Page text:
Just a few years ago, check processing wasn't exactly a glamour job at Signet Bank. The equipment was noisy and the area was cluttered with paper.
"It had been called a back-office dungeon," said Ben Vaughan, senior vice president of Signet's image item processing centers.
Now it's a different story. Employees work in a quiet and clean environment, using ergonomic work stations to process the bank's daily check volume on its new Unisys Image High Speed Item Processing System.
Signet, based in Richmond, Va., began installing the system in November, 1990, and began to use the high-speed image system to process all its incoming checks the following April. The $11.1 billion-asset bank has completely converted to a proof-of-deposit image system in Richmond and now is installing it in Baltimore.
Capturing the Image
The system incorporates a camera on a high-speed reader-sorter that captures a digital image of the check, stores it on a retrieval module disk, and transmits the image directly to a workstation, where an operator keys in the amount.
The new image system offers several distinct efficiencies compared to the old method of processing. Checks go directly to the high-speed reader-sorter, rather than going through a proof machine first.
Operators work with images of the checks on their terminals, rather than manually processing the paper checks, thereby eliminating redundant balancing.
Installing the new system at Signet hasn't been trouble-free.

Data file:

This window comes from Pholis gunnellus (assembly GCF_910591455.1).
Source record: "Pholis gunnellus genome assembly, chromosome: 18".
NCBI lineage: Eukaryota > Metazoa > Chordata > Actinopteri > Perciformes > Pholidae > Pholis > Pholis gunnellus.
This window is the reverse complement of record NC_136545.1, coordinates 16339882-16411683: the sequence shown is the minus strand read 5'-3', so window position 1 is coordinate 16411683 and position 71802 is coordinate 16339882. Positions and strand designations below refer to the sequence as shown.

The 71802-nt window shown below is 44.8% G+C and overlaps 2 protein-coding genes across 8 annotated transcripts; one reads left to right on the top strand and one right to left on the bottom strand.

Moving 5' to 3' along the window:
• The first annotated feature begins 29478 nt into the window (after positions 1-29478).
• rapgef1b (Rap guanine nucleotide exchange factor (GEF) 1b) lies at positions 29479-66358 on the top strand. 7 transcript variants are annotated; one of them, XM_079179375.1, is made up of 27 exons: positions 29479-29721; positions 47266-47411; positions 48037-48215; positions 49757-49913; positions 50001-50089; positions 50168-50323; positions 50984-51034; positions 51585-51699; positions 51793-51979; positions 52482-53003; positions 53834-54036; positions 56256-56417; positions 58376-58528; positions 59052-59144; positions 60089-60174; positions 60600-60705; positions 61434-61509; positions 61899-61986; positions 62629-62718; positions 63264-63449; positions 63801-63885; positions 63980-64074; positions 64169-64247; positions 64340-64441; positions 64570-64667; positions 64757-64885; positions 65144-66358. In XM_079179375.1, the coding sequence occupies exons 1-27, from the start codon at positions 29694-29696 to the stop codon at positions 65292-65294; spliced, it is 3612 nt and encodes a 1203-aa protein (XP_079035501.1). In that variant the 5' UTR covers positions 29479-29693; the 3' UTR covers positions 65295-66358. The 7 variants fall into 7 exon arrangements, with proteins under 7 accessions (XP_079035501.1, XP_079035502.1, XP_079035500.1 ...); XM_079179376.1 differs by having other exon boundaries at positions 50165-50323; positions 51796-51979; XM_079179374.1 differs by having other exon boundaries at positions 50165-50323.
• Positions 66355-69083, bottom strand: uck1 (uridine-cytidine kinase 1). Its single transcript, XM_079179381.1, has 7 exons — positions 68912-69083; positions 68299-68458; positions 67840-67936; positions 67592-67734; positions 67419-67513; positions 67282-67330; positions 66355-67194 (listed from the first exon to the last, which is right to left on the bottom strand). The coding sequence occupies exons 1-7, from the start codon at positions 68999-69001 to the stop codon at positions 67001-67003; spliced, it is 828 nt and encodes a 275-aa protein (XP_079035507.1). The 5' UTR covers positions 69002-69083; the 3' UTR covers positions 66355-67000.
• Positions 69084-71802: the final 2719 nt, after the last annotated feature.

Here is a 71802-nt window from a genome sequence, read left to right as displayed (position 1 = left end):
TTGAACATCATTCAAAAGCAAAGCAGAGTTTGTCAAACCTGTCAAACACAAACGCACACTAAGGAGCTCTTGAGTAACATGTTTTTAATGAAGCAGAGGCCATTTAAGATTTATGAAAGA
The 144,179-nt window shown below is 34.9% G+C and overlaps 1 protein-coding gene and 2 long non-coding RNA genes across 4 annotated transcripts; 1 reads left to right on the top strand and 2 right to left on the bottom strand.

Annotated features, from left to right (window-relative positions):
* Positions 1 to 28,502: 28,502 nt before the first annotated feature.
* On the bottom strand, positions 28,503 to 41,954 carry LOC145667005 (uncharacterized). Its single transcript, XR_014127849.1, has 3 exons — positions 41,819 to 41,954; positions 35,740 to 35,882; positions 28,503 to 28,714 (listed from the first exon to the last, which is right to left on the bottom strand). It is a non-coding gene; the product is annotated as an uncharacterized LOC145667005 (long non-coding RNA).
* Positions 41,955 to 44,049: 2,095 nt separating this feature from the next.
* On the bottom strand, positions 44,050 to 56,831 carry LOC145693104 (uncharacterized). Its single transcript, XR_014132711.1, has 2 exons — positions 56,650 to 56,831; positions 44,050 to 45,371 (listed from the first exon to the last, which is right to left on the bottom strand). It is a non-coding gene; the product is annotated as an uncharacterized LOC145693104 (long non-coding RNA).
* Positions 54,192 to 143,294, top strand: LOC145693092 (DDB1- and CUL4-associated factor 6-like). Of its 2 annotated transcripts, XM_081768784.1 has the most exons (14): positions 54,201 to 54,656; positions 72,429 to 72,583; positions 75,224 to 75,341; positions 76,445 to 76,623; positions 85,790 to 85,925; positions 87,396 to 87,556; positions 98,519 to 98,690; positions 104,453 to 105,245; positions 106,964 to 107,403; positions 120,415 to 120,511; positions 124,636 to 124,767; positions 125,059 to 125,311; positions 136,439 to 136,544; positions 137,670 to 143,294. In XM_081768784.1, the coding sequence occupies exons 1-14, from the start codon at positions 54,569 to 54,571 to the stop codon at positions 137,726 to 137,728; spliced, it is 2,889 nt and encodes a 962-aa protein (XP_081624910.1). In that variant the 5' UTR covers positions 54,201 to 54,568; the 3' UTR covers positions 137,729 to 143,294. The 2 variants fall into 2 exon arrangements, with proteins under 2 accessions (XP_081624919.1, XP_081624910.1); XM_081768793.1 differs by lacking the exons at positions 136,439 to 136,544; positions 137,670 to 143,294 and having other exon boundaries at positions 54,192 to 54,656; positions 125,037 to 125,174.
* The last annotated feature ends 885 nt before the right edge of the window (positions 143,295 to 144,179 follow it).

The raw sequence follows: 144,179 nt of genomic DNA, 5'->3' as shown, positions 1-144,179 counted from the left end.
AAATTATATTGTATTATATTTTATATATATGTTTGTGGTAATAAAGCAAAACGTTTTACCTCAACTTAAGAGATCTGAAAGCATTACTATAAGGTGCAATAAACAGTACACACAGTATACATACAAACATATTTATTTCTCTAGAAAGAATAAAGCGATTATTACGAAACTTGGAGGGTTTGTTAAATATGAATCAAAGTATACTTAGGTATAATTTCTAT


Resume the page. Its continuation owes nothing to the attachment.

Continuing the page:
"When you choose to be on the leading edge of technology, you expect some problems," said Mr. Vaughan.
New Work Flow Significant
Signet's biggest challenge, however, was adapting to a changed work flow. The system required an almost complete revamping of check processing: proof machines were eliminated, transportation schedules were revised, and the balancing area was reconfigured. Hardware was upgraded, forms were redesigned, and sort patterns were written.
"Most important, branch operations had to be brought up to speed on the new system," he said.
But other areas - including trust, money-center, customer service, and all internal departments - had to become familiar with how the new system worked as well.
Changes Being Planned
Signet has several enhancements on the drawing board, including:
* Courtesy Amount Read (CAR), which will enable the system to read handwritten amounts on checks and deposits. The bank expects to implement this enhancement by the first quarter 1993.
* Image statements, such as those currently being used by American Express, which would reduce postage expense and shrink the volume of paper handled by back offices.
* Optical Character Recognition (OCR), a module in the reader-sorter that would enable the system to read OCR-font type directly from documents.
* Archiving, which would permit long-term storage of images. This capability would have various uses, including signature verification, transmittal of images throughout the bank, and customer-service applications.
Just how cost effective is it to be on the leading edge of imaging technology? Very, said Mr. Vaughan.
"Our capital investment was $7.5 million, with an estimated savings of $8 million over five years," he said. "We hadn't planned on seeing any savings in the beginning. But in 1991, our first year using imaging, our cost was less than it would have been using the conventional system."
Work force and equipment reductions account for some of the cost savings.
"During the conversion period, we simply didn't fill positions as they became vacant, which eliminated layoffs," said Mr. Vaughan.
Signet is also looking at imaging applications for corporate account reconciliations and for interfacing to corporate accounts payable systems.